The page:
MS. IFILL: The polls are up and down. Most of the field is scrambling for money and attention. And the rest of us are left looking for clues. So who had the biggest ups and who had the biggest downs this week? Start with you, Karen.
KAREN TUMULTY: Well, it depends on where you're looking. Donald Trump pulled out ahead in some polls in Iowa, which was very, very bad news for Scott Walker who’d been sitting on top of those polls. But I think the more intriguing story, other than the continuing Donald Trump hurricane, are some of the people who did pretty well in that first debate who are now sort of beginning to see an opening, beginning to get a little bit of oxygen. We are seeing John Kasich suddenly moving some in New Hampshire. Carly Fiorina is – got – I don’t know if you can call it that big of a bump when you're just talking about a few percentage points –
MS. IFILL: From 4 percent to 7 percent.
MS. TUMULTY: But it may be enough to get her on that stage, get her on the grownup stage for the next debate. Ben Carson, another one who I think people are just taking a second look at. And at this stage in the process, that's what you want to happen.
MS. IFILL: That counts for a lot. John, who did you see go up and down?
JOHN HARWOOD: Well, I think – I think we’re at the end of the beginning of the first phase of the campaign. And this is the point, having had the first debate, having weathered the Trump surge and seeing that it's more persistent than many people had expected, everybody's tires are starting to get some traction on the road. And I do – I agree with Karen. Carly Fiorina, John Kasich are the two most obvious people who have moved up in the ranks of serious contenders.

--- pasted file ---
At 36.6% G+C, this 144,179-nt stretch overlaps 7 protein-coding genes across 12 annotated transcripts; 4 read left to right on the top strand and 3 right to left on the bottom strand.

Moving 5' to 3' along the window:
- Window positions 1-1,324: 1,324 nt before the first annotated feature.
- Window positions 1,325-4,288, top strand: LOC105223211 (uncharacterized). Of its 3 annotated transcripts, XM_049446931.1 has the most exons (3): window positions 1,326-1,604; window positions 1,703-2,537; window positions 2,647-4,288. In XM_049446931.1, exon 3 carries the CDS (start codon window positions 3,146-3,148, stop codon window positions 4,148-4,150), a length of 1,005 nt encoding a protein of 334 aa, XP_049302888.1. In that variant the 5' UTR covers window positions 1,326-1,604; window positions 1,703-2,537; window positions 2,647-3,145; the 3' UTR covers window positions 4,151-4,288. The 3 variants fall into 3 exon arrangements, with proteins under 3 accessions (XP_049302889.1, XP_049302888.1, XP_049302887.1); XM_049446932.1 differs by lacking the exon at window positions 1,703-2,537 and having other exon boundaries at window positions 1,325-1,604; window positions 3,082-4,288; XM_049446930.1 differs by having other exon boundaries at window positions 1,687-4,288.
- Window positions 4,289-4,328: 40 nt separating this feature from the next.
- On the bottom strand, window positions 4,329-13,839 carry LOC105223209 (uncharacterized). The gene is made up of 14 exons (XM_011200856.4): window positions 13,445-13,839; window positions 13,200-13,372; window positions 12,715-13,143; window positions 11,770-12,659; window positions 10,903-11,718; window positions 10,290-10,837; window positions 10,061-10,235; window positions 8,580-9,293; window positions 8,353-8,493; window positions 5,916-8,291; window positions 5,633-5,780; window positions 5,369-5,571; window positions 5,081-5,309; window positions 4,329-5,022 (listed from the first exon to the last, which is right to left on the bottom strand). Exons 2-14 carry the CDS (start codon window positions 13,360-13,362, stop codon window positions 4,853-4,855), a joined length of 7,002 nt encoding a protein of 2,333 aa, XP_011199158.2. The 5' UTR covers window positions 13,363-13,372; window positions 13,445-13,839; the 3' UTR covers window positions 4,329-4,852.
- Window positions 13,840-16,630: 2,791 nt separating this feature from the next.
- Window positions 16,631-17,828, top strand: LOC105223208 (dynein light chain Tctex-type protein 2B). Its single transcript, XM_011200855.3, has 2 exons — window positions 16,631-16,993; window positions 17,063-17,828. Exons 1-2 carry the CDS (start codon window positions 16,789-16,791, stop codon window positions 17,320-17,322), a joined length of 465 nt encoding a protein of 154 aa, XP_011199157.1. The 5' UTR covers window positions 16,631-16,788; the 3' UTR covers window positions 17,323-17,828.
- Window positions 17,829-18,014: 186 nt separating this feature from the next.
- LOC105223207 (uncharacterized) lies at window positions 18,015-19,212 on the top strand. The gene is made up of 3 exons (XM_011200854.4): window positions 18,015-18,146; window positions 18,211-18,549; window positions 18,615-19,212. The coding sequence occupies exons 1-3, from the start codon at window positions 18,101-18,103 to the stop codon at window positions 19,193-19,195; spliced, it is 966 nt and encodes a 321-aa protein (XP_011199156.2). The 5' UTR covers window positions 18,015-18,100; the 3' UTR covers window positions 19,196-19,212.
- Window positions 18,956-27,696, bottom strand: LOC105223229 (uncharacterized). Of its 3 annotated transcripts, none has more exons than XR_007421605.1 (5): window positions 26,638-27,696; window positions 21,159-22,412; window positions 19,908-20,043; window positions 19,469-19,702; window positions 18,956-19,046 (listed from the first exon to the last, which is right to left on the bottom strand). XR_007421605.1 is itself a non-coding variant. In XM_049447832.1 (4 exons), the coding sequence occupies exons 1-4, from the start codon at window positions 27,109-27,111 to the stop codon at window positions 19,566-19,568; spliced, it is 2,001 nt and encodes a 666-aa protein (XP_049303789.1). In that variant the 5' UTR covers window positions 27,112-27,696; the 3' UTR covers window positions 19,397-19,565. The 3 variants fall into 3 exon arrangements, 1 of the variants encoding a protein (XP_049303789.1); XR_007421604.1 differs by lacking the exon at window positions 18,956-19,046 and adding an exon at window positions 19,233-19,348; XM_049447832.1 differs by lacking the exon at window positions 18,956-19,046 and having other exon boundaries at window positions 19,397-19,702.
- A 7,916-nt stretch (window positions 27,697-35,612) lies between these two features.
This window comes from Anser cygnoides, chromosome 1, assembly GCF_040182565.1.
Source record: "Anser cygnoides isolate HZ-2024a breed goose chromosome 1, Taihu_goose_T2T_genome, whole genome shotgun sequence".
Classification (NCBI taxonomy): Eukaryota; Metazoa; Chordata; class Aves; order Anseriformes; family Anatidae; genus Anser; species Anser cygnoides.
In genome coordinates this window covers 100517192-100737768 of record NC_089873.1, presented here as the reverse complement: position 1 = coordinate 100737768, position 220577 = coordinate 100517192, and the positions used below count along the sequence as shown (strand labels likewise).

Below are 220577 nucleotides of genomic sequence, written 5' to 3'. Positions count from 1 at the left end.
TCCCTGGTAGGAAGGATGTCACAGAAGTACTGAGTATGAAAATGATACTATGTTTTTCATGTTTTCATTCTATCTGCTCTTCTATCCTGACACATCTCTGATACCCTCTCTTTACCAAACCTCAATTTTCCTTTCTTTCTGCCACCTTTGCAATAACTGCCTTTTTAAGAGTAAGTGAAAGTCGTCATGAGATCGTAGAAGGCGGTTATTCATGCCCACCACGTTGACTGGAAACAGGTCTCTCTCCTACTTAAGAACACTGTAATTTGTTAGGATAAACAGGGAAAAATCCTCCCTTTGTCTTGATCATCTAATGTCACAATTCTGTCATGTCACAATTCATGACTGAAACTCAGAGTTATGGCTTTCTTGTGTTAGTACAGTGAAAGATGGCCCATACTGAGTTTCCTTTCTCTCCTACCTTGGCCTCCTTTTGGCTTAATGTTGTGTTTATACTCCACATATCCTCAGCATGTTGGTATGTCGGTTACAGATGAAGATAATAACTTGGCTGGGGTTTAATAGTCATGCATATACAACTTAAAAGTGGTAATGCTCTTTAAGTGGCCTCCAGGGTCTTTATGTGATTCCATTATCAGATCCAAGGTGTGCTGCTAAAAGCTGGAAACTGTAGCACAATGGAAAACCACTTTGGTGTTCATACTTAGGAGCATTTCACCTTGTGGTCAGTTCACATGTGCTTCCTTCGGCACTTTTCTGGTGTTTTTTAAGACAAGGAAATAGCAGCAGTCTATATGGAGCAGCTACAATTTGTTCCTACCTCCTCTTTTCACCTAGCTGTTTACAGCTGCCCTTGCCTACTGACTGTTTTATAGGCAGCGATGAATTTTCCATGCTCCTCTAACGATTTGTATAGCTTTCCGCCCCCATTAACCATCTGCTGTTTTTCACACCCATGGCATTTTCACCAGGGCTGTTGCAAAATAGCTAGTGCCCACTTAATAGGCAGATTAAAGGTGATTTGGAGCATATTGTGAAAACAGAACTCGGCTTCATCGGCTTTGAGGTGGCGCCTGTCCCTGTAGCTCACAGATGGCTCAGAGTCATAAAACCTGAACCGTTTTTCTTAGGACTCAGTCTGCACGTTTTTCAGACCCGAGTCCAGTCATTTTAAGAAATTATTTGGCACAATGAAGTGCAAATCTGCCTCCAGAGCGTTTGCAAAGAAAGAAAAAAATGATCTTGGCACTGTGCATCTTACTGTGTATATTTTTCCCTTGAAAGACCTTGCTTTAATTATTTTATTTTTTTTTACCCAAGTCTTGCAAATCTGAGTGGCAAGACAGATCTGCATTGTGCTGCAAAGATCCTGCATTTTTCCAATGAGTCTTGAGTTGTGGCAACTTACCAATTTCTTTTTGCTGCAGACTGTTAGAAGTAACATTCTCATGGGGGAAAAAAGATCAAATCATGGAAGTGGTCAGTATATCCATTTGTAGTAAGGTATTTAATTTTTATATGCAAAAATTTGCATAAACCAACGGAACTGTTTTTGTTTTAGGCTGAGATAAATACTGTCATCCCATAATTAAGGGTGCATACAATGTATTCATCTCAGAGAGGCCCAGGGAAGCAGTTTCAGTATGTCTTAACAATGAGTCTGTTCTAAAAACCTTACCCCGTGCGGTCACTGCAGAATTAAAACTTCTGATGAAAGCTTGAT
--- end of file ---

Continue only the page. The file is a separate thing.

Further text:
There was a poll that was favorable for Marco Rubio in Iowa. Showed him in third place. Another one showed him way down. So I think it's a little bit difficult. The polls are of varying qualities and different methodologies. But I think the – you had some strong performances in the debate. And those people are beginning to realize how they have to engage with each other, and have to engage with Trump.
MS. TUMULTY: Oh, and by the way, there was some very tangible bad news out of the Rick Perry camp earlier, which is that he announced he was no longer paying his campaign staff.
MS. IFILL: His super PAC is paying them, but that’s never a good sign.
MS. TUMULTY: It is not. And if he can't get on the grownup stage for the next debate, it's really beginning to be hard to imagine how he can even continue, even with a super PAC backing –
MR. HARWOOD: Forgot one loser. It appears that Jim Gilmore will not be invited to the CNN debate.
MS. IFILL: At all, because he's not even at 1 percent.
MR. HARWOOD: That’s right.
MS. IFILL: But let’s be clear about what we say – what we mean when we say the grownup stage. We’re talking about the candidates who score above 10 percent in the polls. That's the same rule that’s going to –
MS. TUMULTY: The top 10 candidates.
MS. IFILL: The top 10 candidates. That’s still going to apply in the CNN. Those are still going to be the rules, OK.
MR. HARWOOD: And you still will have the opportunity – remember, we had the kids table debate in Cleveland, and that became a forum for Carly Fiorina, by dominating, to generate some traction for herself.
MS. IFILL: Right.
MR. HARWOOD: That opportunity will still be there at that second debate for somebody else, if they can seize it.
MS. IFILL: OK, we haven't talked about the big front runners, the people who were definitely the ups, or who at least in the past have been seen. Let's start with Hillary Clinton, who today, Karen, gets some more bad news – yesterday gets more bad news, the day before more bad news about this email controversy that never seems to go away. How much – can we measure how much it's hurting her? It certainly isn’t helping.